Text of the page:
For Booker Prize winning author Thomas Keneally, who began what he describes as his ‘conscious’ life in the bush, Sydney in the late 30s might as well have been New York or London. “When I was young, it lacked civic events to do with the arts.” Today, he talks about the importance of public art and events like Sydney Writers’ Festival and the Biennale of Sydney in evolving our city from a purpose-made penal colony to the sophisticated place that it is. “Even by jet we are a long way away, yet we entertain the world.”
Perhaps best known for Schindler’s Ark, which was the basis for Steven Spielberg’s Academy Award winning Schindler’s List, Keneally is a true national treasure who this year celebrates 50 years of writing. He is a prolific narrator of the Australian story, often featuring the harbour and the western suburbs in his work.
I have a very ordinary set of experiences – but well, that’s what happens with writers, they write about the ordinary in a way that makes it engaging.
Keneally loves Sydney’s old buildings, like the convicts’ barracks and mansions along Macquarie Street – but in later years, he has been inspired by the diversity of people who live here (he won’t call this ‘multiculturalism’, as this is a term he believes has been loaded by its enemies). Keneally is discussing the not dissimilar social justice idea of egalitarianism in Australia today at a Sydney Writers’ Festival panel.
The dissenting question – ‘has Australia lost its soul?’ aims to explore how we, as a country, can globalise, without buying into having obvious losers. For Keneally, Sydney Writers’ Festival is a as much an opportunity for readers to hear from their favourite writers, as it is for authors to meet their audience. “(As a writer) you have no idea who your readers are and they’re most unexpected when you meet them.”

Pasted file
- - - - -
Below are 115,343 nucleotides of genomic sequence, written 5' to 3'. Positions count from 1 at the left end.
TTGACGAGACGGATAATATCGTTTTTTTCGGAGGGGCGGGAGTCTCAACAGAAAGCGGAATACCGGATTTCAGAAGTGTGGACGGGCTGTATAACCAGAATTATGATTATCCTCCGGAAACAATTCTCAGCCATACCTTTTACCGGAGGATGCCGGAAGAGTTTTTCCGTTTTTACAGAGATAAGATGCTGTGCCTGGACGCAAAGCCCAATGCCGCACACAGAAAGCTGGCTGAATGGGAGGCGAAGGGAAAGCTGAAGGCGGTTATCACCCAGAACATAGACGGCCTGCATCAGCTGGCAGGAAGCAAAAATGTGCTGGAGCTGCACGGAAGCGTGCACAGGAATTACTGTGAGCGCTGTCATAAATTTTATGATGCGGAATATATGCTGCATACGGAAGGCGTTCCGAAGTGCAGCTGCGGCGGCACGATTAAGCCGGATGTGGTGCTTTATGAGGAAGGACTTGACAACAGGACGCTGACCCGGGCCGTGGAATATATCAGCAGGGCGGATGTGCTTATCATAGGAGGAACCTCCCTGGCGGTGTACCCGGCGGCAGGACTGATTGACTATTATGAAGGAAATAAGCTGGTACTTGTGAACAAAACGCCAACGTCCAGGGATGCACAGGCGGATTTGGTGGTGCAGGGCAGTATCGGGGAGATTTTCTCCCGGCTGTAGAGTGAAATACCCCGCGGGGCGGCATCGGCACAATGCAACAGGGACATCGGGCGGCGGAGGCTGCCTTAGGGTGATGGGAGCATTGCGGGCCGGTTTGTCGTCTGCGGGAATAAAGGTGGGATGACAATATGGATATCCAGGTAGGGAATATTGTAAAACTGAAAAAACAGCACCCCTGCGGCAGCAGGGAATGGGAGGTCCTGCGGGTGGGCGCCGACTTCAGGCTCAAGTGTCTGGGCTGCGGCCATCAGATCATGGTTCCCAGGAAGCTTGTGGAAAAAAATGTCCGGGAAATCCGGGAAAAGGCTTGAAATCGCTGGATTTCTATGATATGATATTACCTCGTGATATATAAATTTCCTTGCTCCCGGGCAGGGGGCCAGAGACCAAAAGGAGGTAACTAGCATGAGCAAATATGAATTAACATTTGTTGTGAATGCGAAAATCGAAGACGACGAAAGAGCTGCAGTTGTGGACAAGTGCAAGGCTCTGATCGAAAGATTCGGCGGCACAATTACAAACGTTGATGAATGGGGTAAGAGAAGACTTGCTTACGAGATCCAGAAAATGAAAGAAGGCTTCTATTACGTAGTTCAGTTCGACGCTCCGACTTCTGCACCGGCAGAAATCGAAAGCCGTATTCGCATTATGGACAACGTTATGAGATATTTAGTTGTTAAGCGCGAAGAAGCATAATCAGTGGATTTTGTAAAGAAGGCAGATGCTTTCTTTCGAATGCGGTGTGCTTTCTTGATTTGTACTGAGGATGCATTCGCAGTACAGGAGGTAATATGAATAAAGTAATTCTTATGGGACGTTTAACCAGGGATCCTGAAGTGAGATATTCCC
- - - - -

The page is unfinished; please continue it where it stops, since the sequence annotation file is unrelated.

To those in the crowd who are aspiring writers themselves, Keneally says, “the best way to learn how to write is to write…to begin and to continue and not to be derailed by lack of belief in yourself. I know many writers who, despite their doubts about their own talent, pressed ahead anyhow – I am one of these! ‘Only begin’ – that is my advice.”
Always remember that Dickens never took a writing class!
Hear Thomas Keneally discuss egalitarianism in Australia and his favourite works – or you can pay tribute alongside his old friends, publishers, literary journalists and academics. Head to swf.org.au for more.